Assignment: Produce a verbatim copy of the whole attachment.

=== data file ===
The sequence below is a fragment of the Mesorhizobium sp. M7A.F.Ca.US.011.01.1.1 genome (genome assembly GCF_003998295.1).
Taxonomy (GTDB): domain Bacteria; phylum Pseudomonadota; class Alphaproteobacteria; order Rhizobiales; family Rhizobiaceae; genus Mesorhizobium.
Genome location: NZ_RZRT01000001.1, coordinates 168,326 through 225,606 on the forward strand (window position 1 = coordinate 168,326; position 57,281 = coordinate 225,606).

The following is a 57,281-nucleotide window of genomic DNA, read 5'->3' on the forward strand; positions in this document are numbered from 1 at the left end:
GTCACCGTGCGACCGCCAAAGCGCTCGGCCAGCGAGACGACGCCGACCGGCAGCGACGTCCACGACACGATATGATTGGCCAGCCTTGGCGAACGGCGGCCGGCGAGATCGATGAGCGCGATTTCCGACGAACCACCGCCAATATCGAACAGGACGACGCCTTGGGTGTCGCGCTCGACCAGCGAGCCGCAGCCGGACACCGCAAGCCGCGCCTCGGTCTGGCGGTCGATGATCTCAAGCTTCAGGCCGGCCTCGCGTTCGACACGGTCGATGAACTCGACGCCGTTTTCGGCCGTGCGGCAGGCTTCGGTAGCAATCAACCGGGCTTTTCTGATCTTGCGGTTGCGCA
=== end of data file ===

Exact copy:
The sequence below is a fragment of the Mesorhizobium sp. M7A.F.Ca.US.011.01.1.1 genome (genome assembly GCF_003998295.1).
Taxonomy (GTDB): domain Bacteria; phylum Pseudomonadota; class Alphaproteobacteria; order Rhizobiales; family Rhizobiaceae; genus Mesorhizobium.
Genome location: NZ_RZRT01000001.1, coordinates 168,326 through 225,606 on the forward strand (window position 1 = coordinate 168,326; position 57,281 = coordinate 225,606).

The following is a 57,281-nucleotide window of genomic DNA, read 5'->3' on the forward strand; positions in this document are numbered from 1 at the left end:
GTCACCGTGCGACCGCCAAAGCGCTCGGCCAGCGAGACGACGCCGACCGGCAGCGACGTCCACGACACGATATGATTGGCCAGCCTTGGCGAACGGCGGCCGGCGAGATCGATGAGCGCGATTTCCGACGAACCACCGCCAATATCGAACAGGACGACGCCTTGGGTGTCGCGCTCGACCAGCGAGCCGCAGCCGGACACCGCAAGCCGCGCCTCGGTCTGGCGGTCGATGATCTCAAGCTTCAGGCCGGCCTCGCGTTCGACACGGTCGATGAACTCGACGCCGTTTTCGGCCGTGCGGCAGGCTTCGGTAGCAATCAACCGGGCTTTTCTGATCTTGCGGTTGCGCA